More than anything, perhaps, Cumings said she remembers the first day in the jungle, how cold it was, and having no immediate shelter. They managed to build a fire, but it did not provide enough warmth. Scott, however, had the idea to heat rocks in the fire and put them in the satchels, and Cumings … well, all she did is weave a blanket from palm tree leaves.

They had their nicknames: “Hot Rocks” and “Blanket.”

She said she got along with Scott for the most part, despite “being completely different people.”

She said: “The first day out there, I told him, I don’t care about your background, and I refuse to fight with you. This is about survival, not drama; if I want that I’ll watch ‘Keeping Up With the Kardashians.’ ”

It turns out, she said, he was like a brother; they had “that love-hate relationship.”

She said they did take charge of their journey from the start. “We found food right away, we got a fire going, and we had water and shelter fairly quickly.”

But it got real just as fast, she said.

She did discover yuka, a jungle potato that grows from the ground, and made regular yuka stews, adding coconut and mango. “We ate a lot of snake, and a lot of crazy concoctions,” she said.

But it was not nearly enough to prevent the big weight loss, or the hair that she lost from lack of nutrients. “I had bald spots,” she said. “It’s not uncommon among females for that to happen.”

Getting to the film site was not an easy task, either. It was a mountainous region of the jungle and where they eventually settled in was at a large ravine at high elevation, Cumings said. The insertion process — for Cumings, Scott and the show’s crew — was done largely by horseback.

The other challenge Cumings most remembers, was simply passing time amid the difficult elements.

“You don’t have a cellphone to grab, or a remote to pick up and a TV to turn on. I found out a lot about my partner, and he found out a lot about me.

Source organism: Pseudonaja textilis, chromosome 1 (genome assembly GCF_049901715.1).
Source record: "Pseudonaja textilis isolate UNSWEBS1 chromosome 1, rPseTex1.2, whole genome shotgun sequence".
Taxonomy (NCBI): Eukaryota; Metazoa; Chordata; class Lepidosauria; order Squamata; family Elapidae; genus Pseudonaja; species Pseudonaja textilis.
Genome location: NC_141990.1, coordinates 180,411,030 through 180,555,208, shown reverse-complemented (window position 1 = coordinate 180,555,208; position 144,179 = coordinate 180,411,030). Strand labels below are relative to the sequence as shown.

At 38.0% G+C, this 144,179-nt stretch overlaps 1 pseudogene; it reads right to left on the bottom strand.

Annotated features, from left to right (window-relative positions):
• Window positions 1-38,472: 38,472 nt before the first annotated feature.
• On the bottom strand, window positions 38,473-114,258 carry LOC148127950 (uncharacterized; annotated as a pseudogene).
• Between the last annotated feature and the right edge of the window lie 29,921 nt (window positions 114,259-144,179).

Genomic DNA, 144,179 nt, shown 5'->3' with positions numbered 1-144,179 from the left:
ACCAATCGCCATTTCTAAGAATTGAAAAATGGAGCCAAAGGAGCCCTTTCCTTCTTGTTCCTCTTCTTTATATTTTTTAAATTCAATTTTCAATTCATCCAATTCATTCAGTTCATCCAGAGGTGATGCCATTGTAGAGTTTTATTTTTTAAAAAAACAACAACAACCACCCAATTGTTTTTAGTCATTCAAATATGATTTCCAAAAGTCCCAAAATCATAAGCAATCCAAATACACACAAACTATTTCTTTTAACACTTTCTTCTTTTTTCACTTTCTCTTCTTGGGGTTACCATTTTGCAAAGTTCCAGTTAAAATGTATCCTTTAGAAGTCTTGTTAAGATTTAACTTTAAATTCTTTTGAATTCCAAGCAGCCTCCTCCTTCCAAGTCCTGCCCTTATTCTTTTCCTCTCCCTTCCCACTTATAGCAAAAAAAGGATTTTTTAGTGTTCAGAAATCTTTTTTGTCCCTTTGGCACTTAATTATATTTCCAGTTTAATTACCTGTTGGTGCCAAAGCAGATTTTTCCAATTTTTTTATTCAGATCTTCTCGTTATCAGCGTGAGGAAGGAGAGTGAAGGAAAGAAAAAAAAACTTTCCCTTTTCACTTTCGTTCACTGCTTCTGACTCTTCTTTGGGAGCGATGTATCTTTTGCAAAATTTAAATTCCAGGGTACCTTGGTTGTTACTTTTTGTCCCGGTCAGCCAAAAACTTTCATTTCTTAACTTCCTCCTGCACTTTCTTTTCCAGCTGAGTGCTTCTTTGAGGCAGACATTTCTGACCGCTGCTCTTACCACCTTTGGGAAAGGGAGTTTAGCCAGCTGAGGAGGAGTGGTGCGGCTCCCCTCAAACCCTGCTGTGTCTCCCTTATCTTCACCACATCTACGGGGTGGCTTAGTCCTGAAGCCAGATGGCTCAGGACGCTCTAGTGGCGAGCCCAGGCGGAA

As for being naked, that never fazed her, she said. She called it a “gimmicky” part of the show that does what it intends to do, which is draw in viewers. She said she has never had a problem being naked, but in the jungle it was arguably one of the biggest obstacles. “Clothing,” she said, “is a huge part of survival. It protects you from sunburn, from cold, from scratches and scrapes.”

She considers herself tough, by most measures. She did say the bugs were “pretty gross.” Spiders “the size of my head,” and cockroaches and baby scorpions. “Until we had a shelter set up, they crawled all over you.”

Interestingly, Cumings said the show’s producers approached her right away about coming back to compete again, on its “XL” edition, which is a 40-day survival excursion. She agreed. So, she put the 15 pounds she lost back on, and another 15, she said, in preparation for the bigger endurance test.

Then they changed their minds. “All of it messed my metabolism up pretty good, and it still isn’t back to normal,” she said.

However, the adventure, she said, “truly changed my outlook on life. It sounds silly; you’re only out there for three weeks, but that’s a long time without food, water, living off what you can make or find, and without clothes. I learned a lot about myself.”

She said she hopes this part comes across in the show, her almost daily “crazy dreams” about ice cream. Soft-serve vanilla ice cream. “When I came home, I ate it for a month.”